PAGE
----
Cash Blog

Millennial money myths: The young still like their greenbacks

Friday, March 17, 2017

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by Eric Rosenbaum - CNBC

If millennials are supposed to be the first generation going mostly cashless, they are making the move halfheartedly.
Millennials still rely on cash — 80 percent of millennials carry greenbacks. And 42 percent still write checks, according to the Accel + Qualtrics Millennial Study 2017. ​And that could be a good thing, as some advisors say a cash diet is the best way to pare down debt.

The study corroborates other recent findings that technology is not overturning conventional ways to pay for things, even as millennials flock to mobile payment apps like Apple Pay and Venmo.

The Federal Reserve Bank of Cleveland released a study late last year showing that there were more than 17 billion checks in circulation in the U.S in 2015 with a value of more than $26 trillion, and while continuing down from previous years, the rate of decline has slowed rather than accelerated.

Digging into the truth about millennials and cash can help this generation, saddled with student debt, save money.

​Sophia Bera, a millennial who founded Gen Y Planning and is a member of the CNBC Digital Financial Advisor Council, said most of her friends carry some cash, but she rarely sees them using it as the first option to pay for things. It's mostly cash for emergency situations, or cash for tips. 

"When I use Venmo it feels like magical money," Bera said. "You forget that it is money, like any money, and that is bad."

The financial advisor highly recommends cash to people trying to get out of credit card debt or for sticking to a budget. "A weekly cash amount is good," Bera said. "Take out $200 every Friday and when it is gone it is gone. ... It's a lot harder to drop six twenties on a dress than swiping a card. People don't buy flatscreen TVs with $20 bills."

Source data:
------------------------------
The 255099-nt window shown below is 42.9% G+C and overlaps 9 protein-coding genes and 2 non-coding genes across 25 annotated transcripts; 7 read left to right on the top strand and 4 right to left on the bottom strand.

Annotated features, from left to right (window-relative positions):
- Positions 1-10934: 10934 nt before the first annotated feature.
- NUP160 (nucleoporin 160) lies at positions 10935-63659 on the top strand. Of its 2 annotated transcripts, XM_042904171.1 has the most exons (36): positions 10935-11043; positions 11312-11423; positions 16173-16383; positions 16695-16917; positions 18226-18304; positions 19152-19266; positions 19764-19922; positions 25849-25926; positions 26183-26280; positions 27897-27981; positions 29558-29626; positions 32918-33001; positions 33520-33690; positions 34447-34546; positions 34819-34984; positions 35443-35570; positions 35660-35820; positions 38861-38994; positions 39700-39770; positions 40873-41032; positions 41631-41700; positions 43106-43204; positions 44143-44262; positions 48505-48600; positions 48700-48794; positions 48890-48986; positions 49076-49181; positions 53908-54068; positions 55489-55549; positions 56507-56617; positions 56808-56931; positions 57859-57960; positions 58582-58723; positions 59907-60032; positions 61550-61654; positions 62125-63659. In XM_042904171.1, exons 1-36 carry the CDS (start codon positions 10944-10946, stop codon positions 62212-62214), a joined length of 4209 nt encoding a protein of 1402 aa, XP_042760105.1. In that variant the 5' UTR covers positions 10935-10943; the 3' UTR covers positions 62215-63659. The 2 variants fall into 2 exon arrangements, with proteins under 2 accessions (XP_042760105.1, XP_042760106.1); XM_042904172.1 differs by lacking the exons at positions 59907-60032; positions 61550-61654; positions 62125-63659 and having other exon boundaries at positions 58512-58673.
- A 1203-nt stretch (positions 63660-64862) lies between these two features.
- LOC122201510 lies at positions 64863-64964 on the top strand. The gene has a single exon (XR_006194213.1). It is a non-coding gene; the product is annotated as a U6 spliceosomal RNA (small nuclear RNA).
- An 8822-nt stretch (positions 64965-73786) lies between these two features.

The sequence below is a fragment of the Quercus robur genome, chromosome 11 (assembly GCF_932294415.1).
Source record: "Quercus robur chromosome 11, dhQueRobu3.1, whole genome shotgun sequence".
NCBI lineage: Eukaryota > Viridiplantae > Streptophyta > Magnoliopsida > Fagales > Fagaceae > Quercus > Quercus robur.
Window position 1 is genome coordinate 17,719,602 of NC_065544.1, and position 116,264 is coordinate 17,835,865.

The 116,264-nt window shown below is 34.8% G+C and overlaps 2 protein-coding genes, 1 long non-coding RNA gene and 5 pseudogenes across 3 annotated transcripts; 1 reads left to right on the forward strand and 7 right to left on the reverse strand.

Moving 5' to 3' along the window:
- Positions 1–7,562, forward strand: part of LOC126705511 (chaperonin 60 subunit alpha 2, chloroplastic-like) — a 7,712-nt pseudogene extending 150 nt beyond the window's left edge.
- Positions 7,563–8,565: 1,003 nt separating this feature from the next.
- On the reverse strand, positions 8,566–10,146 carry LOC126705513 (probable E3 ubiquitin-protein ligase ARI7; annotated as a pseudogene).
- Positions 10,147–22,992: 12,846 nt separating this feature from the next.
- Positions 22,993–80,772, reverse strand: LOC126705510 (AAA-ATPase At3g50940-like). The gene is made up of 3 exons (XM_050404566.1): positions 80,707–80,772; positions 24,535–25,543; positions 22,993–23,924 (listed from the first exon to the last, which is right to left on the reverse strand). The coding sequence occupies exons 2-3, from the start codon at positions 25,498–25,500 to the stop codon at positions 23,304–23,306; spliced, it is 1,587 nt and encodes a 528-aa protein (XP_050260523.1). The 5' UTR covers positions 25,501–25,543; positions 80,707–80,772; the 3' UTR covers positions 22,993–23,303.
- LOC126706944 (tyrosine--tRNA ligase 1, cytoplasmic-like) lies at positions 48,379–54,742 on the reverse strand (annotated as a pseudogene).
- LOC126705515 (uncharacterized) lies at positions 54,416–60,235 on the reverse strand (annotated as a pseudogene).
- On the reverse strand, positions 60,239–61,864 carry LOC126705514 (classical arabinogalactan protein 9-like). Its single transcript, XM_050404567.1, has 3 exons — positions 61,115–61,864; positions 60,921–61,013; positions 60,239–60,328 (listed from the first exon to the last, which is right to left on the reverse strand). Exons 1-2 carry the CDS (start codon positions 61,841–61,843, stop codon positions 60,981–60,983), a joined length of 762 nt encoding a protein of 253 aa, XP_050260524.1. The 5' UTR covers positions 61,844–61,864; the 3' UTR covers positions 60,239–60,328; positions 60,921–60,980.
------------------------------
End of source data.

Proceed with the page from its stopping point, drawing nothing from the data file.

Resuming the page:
Bera said switching to cash, even for just a few months, can help people reign in spending, and is especially helpful for those trying to get out of debt.

It's a practice a millennial CNBC Make It reporter recently tried, with positive results.

​"We have this image of millennials as freewheeling nomads who move around with only a smartphone and payment apps in their pockets. The reality is much different," said Mike Maughan, head of brand growth and global insights at Provo, Utah-based survey software firm Qualtrics, and himself a member of the millennial generation.

Maughan pointed to additional study data showing millennial consumer spending preferences related to technology are not occurring as quickly as commonly perceived. The Accel + Qualtrics Millennial Study found that while online shopping is a growing trend, millennials haven't given up on brick-and-mortar stores just yet. In fact, nearly half of millennials say they purchase electronics in stores and more than one-third say they still buy books in a bookstore.